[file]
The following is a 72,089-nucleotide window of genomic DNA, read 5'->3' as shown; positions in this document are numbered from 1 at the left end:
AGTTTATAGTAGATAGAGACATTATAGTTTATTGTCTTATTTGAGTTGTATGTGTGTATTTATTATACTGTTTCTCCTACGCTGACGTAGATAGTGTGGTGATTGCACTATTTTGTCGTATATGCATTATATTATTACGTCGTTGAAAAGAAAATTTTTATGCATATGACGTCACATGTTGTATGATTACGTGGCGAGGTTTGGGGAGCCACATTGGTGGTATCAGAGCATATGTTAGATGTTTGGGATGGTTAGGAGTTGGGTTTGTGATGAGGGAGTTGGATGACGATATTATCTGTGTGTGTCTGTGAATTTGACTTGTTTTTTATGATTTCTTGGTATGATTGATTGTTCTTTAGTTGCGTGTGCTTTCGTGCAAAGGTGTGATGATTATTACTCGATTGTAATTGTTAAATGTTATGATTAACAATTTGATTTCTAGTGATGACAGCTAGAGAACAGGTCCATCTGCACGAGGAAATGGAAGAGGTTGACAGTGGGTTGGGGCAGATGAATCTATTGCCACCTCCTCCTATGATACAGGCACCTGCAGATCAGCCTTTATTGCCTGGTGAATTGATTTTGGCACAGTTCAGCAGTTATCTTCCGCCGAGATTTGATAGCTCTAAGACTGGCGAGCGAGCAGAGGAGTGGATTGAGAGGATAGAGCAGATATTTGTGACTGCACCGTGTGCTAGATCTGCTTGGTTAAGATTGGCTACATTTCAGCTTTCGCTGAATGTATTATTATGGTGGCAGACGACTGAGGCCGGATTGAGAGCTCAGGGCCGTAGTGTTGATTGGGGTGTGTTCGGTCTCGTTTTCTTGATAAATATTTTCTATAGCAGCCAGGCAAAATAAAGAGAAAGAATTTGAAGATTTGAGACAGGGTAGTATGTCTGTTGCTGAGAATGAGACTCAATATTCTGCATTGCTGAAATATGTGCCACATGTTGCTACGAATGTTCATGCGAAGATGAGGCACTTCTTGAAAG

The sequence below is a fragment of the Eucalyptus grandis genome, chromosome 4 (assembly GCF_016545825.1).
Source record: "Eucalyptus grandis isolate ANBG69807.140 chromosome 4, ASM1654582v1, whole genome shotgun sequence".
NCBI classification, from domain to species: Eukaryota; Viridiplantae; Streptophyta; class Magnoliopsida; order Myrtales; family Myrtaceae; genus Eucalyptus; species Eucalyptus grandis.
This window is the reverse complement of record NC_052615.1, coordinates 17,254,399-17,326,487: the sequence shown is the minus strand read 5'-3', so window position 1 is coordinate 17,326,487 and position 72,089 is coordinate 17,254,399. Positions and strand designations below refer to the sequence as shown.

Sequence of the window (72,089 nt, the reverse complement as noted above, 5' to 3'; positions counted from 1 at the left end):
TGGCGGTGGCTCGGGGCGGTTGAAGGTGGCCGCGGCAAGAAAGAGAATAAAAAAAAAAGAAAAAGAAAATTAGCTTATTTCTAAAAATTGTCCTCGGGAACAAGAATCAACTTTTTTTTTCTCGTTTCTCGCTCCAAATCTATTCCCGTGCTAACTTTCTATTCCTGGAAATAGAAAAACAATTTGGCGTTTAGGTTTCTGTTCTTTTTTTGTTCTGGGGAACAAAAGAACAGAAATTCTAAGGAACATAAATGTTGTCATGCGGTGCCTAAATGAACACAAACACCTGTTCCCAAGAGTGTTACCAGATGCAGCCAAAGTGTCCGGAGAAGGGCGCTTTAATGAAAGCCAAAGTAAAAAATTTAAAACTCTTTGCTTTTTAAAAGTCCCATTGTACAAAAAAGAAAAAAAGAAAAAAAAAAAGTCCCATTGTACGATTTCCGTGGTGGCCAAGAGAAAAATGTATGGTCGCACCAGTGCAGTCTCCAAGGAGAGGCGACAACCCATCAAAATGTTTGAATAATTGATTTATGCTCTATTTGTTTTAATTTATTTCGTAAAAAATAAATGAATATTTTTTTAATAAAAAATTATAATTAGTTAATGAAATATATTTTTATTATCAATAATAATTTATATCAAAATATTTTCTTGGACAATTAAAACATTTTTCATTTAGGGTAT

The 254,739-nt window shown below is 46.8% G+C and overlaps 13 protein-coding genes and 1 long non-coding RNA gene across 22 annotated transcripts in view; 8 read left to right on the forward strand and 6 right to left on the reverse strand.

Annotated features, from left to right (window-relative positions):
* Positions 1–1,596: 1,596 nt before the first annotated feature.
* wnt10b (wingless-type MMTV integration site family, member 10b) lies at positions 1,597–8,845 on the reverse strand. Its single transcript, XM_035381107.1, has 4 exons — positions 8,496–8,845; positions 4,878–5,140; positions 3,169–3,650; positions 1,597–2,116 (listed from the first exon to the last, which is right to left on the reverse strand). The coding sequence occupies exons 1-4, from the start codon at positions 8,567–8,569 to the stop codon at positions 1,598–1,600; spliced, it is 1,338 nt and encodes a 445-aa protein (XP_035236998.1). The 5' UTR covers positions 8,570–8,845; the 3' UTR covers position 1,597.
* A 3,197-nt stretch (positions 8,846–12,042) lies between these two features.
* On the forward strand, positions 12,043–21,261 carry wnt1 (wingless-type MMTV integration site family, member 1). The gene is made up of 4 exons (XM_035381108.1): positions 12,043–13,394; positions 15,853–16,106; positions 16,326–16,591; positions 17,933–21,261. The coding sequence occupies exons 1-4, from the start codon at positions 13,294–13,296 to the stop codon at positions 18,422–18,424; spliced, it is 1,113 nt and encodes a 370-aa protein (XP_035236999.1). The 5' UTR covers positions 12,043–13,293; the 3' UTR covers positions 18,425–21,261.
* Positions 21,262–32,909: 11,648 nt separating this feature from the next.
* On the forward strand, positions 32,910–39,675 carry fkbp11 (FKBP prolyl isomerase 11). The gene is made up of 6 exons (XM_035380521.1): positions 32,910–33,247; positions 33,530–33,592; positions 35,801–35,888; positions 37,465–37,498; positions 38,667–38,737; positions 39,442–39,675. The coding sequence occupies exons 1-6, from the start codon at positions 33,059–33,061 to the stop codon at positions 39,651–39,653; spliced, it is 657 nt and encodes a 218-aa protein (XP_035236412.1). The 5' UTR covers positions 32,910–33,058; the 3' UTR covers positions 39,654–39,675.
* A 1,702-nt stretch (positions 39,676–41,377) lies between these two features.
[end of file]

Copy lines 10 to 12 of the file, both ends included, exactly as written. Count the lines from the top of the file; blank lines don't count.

Annotated features, from left to right (window-relative positions):
* Positions 1–1,596: 1,596 nt before the first annotated feature.
* wnt10b (wingless-type MMTV integration site family, member 10b) lies at positions 1,597–8,845 on the reverse strand. Its single transcript, XM_035381107.1, has 4 exons — positions 8,496–8,845; positions 4,878–5,140; positions 3,169–3,650; positions 1,597–2,116 (listed from the first exon to the last, which is right to left on the reverse strand). The coding sequence occupies exons 1-4, from the start codon at positions 8,567–8,569 to the stop codon at positions 1,598–1,600; spliced, it is 1,338 nt and encodes a 445-aa protein (XP_035236998.1). The 5' UTR covers positions 8,570–8,845; the 3' UTR covers position 1,597.